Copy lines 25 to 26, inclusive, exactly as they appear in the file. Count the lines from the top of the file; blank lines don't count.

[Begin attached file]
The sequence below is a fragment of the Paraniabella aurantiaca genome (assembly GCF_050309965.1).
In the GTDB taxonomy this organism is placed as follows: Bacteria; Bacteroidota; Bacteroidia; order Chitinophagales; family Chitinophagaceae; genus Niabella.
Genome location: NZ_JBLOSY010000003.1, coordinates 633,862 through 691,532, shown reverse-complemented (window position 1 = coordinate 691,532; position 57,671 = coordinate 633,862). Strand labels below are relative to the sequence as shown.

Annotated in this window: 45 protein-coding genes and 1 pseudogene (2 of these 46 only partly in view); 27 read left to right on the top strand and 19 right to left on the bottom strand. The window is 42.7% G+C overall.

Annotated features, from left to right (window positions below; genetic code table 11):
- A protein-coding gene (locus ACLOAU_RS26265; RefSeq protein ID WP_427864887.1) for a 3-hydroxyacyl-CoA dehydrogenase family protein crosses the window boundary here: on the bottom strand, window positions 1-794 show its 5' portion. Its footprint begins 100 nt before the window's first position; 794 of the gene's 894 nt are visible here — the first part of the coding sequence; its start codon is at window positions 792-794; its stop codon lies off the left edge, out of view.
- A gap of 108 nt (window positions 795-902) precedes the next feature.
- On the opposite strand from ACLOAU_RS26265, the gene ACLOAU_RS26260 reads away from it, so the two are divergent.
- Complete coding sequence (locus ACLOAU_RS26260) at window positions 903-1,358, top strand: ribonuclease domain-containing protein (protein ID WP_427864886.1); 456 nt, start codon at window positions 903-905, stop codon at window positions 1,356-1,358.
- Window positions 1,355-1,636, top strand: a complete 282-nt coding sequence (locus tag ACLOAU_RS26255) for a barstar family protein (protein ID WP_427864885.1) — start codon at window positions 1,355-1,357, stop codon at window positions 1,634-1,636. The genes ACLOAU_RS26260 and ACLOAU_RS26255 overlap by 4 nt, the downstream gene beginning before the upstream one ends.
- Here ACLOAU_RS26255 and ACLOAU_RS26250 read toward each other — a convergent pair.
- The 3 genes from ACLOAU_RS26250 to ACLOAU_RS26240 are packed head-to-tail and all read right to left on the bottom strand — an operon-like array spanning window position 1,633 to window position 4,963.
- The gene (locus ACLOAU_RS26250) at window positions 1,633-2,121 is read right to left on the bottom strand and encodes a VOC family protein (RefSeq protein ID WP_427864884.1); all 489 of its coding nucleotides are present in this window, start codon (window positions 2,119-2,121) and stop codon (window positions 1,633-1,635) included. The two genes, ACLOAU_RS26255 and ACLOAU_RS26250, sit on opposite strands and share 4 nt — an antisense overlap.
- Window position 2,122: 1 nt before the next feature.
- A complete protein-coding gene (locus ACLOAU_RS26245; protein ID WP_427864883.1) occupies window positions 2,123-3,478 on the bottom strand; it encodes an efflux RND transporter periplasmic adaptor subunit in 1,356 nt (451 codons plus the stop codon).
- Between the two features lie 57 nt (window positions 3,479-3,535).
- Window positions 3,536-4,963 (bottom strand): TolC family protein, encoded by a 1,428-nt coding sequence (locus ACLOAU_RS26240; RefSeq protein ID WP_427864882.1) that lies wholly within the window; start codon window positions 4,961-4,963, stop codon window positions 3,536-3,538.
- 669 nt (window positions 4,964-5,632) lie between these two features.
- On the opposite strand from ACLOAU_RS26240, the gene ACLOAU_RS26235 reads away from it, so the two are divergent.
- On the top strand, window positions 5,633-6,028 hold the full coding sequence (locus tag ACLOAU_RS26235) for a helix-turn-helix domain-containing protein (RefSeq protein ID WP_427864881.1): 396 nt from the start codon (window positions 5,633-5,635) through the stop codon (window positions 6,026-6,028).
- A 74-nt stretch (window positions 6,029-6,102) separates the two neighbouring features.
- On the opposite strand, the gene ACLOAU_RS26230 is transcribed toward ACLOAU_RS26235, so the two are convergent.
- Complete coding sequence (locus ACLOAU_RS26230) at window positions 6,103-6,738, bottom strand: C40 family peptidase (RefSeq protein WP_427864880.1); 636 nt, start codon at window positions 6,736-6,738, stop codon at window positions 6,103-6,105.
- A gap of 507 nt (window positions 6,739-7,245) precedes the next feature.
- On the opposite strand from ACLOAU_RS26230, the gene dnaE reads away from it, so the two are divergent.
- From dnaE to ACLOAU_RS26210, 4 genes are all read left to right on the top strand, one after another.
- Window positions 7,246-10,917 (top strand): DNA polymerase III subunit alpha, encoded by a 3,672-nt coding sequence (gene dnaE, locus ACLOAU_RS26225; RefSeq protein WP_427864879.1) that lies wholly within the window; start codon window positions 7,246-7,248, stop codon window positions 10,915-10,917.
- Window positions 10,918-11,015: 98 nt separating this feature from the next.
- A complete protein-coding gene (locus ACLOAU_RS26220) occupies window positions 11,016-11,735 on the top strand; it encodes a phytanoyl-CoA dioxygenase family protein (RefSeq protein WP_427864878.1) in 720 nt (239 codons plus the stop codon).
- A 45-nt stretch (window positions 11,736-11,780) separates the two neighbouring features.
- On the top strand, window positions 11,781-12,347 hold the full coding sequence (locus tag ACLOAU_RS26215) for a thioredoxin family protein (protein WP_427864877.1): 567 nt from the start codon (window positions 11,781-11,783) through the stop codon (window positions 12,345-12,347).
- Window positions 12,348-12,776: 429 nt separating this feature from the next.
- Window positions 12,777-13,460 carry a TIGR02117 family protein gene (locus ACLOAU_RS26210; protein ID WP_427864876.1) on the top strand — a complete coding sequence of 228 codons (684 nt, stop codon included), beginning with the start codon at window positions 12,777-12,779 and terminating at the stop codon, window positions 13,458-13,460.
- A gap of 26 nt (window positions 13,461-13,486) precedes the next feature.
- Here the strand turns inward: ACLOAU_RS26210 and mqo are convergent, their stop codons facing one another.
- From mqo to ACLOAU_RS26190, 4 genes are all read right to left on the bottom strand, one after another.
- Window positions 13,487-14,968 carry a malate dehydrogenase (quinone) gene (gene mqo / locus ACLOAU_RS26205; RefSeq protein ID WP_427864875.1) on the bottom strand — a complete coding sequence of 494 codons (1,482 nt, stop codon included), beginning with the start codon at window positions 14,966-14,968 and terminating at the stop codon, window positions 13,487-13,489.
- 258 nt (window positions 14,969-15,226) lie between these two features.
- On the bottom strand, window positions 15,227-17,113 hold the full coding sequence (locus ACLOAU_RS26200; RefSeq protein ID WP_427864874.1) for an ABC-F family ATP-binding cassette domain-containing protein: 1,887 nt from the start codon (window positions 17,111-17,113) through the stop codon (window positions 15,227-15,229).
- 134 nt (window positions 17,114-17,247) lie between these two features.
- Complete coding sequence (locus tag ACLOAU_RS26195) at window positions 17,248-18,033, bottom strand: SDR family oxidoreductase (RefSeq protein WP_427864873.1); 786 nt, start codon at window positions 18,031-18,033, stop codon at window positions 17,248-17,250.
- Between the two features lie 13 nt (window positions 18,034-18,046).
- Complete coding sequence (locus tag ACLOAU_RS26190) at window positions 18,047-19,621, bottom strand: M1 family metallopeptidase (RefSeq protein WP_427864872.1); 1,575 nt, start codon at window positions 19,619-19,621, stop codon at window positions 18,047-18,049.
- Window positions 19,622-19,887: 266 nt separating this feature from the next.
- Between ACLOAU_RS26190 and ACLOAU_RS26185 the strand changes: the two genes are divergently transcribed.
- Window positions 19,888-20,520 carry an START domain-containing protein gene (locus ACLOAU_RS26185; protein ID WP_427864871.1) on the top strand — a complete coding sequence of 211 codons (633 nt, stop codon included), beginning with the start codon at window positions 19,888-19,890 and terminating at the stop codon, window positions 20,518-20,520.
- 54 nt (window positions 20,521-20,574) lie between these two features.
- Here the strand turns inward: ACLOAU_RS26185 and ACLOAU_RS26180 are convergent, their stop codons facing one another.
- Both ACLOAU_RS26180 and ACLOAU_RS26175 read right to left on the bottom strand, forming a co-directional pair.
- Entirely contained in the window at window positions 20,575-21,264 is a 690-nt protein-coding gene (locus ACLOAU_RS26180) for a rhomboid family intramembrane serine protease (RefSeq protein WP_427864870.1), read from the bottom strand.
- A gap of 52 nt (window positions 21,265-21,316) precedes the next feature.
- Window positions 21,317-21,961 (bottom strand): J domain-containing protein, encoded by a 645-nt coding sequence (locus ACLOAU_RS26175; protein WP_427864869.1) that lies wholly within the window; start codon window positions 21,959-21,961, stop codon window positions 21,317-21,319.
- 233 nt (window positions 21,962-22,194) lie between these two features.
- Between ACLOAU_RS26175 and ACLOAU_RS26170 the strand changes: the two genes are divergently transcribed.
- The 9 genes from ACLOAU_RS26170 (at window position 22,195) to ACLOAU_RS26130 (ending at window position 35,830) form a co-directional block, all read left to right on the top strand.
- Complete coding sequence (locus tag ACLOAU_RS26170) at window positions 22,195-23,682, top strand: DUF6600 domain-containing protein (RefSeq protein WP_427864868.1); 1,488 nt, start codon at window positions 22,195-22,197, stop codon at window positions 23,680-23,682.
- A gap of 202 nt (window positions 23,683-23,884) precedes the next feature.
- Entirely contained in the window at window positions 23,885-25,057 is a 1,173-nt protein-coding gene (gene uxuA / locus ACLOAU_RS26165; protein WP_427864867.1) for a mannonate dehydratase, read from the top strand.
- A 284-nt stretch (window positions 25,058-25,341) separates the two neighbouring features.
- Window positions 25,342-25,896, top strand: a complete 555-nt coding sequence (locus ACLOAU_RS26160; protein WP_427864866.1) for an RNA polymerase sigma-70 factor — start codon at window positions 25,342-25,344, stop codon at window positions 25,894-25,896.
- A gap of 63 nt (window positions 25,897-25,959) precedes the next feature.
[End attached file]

- On the opposite strand from ACLOAU_RS26230, the gene dnaE reads away from it, so the two are divergent.
- From dnaE to ACLOAU_RS26210, 4 genes are all read left to right on the top strand, one after another.